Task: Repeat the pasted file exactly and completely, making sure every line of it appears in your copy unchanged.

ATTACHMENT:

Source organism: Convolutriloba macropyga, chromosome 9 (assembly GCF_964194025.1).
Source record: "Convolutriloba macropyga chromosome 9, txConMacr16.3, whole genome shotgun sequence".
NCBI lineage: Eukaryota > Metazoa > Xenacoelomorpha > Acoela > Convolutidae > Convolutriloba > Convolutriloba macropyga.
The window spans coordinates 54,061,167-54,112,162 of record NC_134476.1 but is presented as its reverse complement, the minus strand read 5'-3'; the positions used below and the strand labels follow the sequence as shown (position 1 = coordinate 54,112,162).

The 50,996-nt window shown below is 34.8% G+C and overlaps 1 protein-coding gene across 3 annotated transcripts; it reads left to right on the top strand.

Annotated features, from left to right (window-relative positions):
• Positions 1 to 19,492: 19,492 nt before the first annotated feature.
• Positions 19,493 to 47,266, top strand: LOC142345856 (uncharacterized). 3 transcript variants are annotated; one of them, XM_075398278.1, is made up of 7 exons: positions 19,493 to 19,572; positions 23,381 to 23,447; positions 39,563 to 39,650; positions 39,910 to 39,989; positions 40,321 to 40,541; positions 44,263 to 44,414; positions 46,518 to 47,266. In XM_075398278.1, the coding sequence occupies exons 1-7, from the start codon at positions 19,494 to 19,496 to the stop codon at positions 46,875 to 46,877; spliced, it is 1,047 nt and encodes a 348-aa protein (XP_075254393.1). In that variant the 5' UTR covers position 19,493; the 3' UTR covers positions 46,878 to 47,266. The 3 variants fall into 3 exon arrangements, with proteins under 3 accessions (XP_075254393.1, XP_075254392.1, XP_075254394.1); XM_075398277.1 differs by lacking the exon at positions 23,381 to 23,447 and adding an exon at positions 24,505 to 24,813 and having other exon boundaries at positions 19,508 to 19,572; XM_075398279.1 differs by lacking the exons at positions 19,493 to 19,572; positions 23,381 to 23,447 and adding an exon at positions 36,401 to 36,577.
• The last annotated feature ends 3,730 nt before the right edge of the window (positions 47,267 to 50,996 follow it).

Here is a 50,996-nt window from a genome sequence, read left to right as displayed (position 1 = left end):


Source organism: Convolutriloba macropyga, chromosome 9 (assembly GCF_964194025.1).
Source record: "Convolutriloba macropyga chromosome 9, txConMacr16.3, whole genome shotgun sequence".
NCBI lineage: Eukaryota > Metazoa > Xenacoelomorpha > Acoela > Convolutidae > Convolutriloba > Convolutriloba macropyga.
The window spans coordinates 54,061,167-54,112,162 of record NC_134476.1 but is presented as its reverse complement, the minus strand read 5'-3'; the positions used below and the strand labels follow the sequence as shown (position 1 = coordinate 54,112,162).

The 50,996-nt window shown below is 34.8% G+C and overlaps 1 protein-coding gene across 3 annotated transcripts; it reads left to right on the top strand.

Annotated features, from left to right (window-relative positions):
• Positions 1 to 19,492: 19,492 nt before the first annotated feature.
• Positions 19,493 to 47,266, top strand: LOC142345856 (uncharacterized). 3 transcript variants are annotated; one of them, XM_075398278.1, is made up of 7 exons: positions 19,493 to 19,572; positions 23,381 to 23,447; positions 39,563 to 39,650; positions 39,910 to 39,989; positions 40,321 to 40,541; positions 44,263 to 44,414; positions 46,518 to 47,266. In XM_075398278.1, the coding sequence occupies exons 1-7, from the start codon at positions 19,494 to 19,496 to the stop codon at positions 46,875 to 46,877; spliced, it is 1,047 nt and encodes a 348-aa protein (XP_075254393.1). In that variant the 5' UTR covers position 19,493; the 3' UTR covers positions 46,878 to 47,266. The 3 variants fall into 3 exon arrangements, with proteins under 3 accessions (XP_075254393.1, XP_075254392.1, XP_075254394.1); XM_075398277.1 differs by lacking the exon at positions 23,381 to 23,447 and adding an exon at positions 24,505 to 24,813 and having other exon boundaries at positions 19,508 to 19,572; XM_075398279.1 differs by lacking the exons at positions 19,493 to 19,572; positions 23,381 to 23,447 and adding an exon at positions 36,401 to 36,577.
• The last annotated feature ends 3,730 nt before the right edge of the window (positions 47,267 to 50,996 follow it).

Here is a 50,996-nt window from a genome sequence, read left to right as displayed (position 1 = left end):